This site is the online companion to both volumes 1 and 2 of GIS for Science: Applying Mapping and Spatial Analytics. It contains online resources that complement the case studies featured in the books, and also the Technology Showcase vignettes in each appendix.
The book details the work of real-world scientists using geographic information systems (GIS) to expand our understanding of the world. They are part of a global effort to find ways to sustain a livable environment for all life on the planet. At Esri, we call this The Science of Where®, a concept that merges our impulse to dream, discover, and understand with the rigor and discipline of the scientific process and the foundation of geography. As such, GIS provides a framework for applying science to almost every human endeavor as we aspire to transform the world through mapping and analytics.
The stories in this book are written for professional scientists, the swelling ranks of citizen scientists, and anyone interested in science and geography. The contributors represent a cross section of scientists who employ data gathered from satellites, aircraft, ships, drones, and myriad other remote-sensing technologies. This data is brought to life with GIS to study a range of issues relevant to our understanding of planet Earth and beyond. Scientists are documenting an array of geographically oriented issues ranging from climate change, natural disasters, and loss of biodiversity to political strife, disease outbreaks, and resource shortages.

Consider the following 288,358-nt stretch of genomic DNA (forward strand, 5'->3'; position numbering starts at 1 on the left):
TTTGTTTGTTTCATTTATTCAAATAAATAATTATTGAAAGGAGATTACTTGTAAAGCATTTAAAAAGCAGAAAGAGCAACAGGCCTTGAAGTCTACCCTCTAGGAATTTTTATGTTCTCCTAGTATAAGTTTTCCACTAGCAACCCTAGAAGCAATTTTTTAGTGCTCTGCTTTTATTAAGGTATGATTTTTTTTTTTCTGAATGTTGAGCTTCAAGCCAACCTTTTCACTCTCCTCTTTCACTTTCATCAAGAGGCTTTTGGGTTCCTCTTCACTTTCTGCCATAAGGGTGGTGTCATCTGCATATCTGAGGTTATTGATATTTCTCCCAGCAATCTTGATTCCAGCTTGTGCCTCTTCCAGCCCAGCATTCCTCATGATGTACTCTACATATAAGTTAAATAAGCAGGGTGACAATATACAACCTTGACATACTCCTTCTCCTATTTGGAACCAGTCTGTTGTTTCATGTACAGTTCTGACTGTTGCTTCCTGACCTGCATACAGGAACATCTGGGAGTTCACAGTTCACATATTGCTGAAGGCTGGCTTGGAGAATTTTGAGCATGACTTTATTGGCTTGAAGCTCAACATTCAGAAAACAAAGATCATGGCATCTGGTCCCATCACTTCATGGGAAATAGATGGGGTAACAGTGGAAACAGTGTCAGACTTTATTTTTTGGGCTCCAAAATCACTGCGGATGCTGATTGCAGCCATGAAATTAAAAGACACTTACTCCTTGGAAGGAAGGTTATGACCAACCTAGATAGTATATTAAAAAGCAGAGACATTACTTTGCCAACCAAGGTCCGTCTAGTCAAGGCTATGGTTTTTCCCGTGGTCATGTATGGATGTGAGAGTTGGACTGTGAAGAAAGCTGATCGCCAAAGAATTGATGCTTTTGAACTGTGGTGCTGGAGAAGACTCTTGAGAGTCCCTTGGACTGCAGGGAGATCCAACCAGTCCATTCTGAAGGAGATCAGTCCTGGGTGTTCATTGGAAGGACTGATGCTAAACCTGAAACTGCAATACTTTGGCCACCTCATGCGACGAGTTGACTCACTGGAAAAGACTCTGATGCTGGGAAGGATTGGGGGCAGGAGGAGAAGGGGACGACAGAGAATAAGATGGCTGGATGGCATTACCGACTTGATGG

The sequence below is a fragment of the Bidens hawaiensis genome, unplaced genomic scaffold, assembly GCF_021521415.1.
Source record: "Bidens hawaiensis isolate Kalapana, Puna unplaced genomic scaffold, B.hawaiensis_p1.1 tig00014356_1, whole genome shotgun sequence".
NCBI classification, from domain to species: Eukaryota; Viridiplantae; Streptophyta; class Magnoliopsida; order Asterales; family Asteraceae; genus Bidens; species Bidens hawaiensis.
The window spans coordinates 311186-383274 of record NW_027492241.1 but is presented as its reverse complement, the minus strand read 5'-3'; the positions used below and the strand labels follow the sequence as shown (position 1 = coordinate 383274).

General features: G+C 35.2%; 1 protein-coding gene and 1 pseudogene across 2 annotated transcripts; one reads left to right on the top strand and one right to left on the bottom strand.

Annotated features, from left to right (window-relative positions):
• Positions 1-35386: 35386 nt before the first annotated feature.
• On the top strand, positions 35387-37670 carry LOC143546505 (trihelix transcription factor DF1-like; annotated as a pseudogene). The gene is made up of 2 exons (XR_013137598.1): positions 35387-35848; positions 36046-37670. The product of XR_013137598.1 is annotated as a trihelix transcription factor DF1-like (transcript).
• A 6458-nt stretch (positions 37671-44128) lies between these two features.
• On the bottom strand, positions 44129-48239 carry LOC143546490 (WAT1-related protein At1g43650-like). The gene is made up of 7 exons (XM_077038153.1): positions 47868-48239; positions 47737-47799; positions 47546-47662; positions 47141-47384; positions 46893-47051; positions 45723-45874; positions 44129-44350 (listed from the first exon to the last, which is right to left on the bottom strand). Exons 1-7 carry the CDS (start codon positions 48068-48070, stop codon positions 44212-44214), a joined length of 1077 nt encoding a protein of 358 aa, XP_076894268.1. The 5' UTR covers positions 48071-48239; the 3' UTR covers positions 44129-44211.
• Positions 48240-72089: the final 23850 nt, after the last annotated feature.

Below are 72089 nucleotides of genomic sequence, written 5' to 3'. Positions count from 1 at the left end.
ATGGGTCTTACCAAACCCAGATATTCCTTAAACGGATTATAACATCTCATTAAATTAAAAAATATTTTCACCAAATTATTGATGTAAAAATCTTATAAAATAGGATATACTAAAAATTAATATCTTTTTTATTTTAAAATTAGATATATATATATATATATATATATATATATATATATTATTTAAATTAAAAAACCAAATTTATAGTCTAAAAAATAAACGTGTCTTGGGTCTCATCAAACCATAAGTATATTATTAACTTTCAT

Chapter Resources Volume 2
Roger Sayre et al., US Geological Survey; Nick Holmes, The Nature Conservancy; Osgur McDermott Long, Lauren Weatherdon, UNEP World Conservation Monitoring Center; Dena Spatz, Pacific Rim Conservation; Keith VanGraafeiland, Esri; and David Will, Island Conservation.
Lisa C. Wickliffe et al., NOAA; Seth J. Theuerkauf, The Nature Conservancy; and Christine M. Taylor, Bureau of Ocean Energy Management
Orhun Aydin and Shaun Walbridge, Esri
Jennifer Bauer, Kelly Rose et al., National Energy Technology Laboratory
Amy Rose et al., Oak Ridge National Laboratory
Paul West, et al., University of Minnesota, Institute on the Environment; and Mauricio Castro Schmitz, The Nature Conservancy
Elizabeth Goldman, Nancy Harris, World Resources Institute; Lauren Bennett, Esri; and Stephen Ansari, Christopher Gabris, and Michael Lippmann, Blue Raster
Daniel Roberts et al., USDA Agricultural Research Service; Chris Reberg-Horton, NC State Center for Environmental Farming Systems; Nick Short and Sudhir Shrestha, Esri
Liz Naess, Halil Cakir, Environmental Protection Agency; and Alberto Nieto, Esri
Jarlath O’Neil-Dunne, University of Vermont; Dexter Locke and J. Morgan Grove, US Forest Service; Michael Galvin, SavATree
Jeremy Kirkendall and Garrett Layne, NASA Disasters Program
William Shuart, Virginia Commonwealth University; Rohit Singh, Lain Graham and Gerald Kinn, Esri
Chapter Resources Volume 1
Roger Sayre, US Geological Survey
Daniel Coe, Washington Geological Survey
Melanie Brandmeier, Esri Germany
Orhun Aydin and Kevin A. Butler, Esri
Olga Wilhelmi and Jennifer Boehnert, NCAR
Lauren Griffin and Este Geraghty, Esri
Zach Ferdaña, et al., The Nature Conservancy, Tom Brouwer, FloodTags; and Omar Abou-Samra, American Red Cross
Gary Langham, Molly Bennet, with Brooke Bateman, et al., National Audubon Society
Jason Ur and Jeffrey Blossom, Harvard University
Jeff Allenby, Chesapeake Conservancy; Lucas Joppa and Nebojsa Jojic, Microsoft Research
Jacki Klancher, Todd Guenther, and Darran Wells, Central Wyoming College
Dan Klooster, et al., University of Redlands; Experience Mamoní; and Fundación Geoversity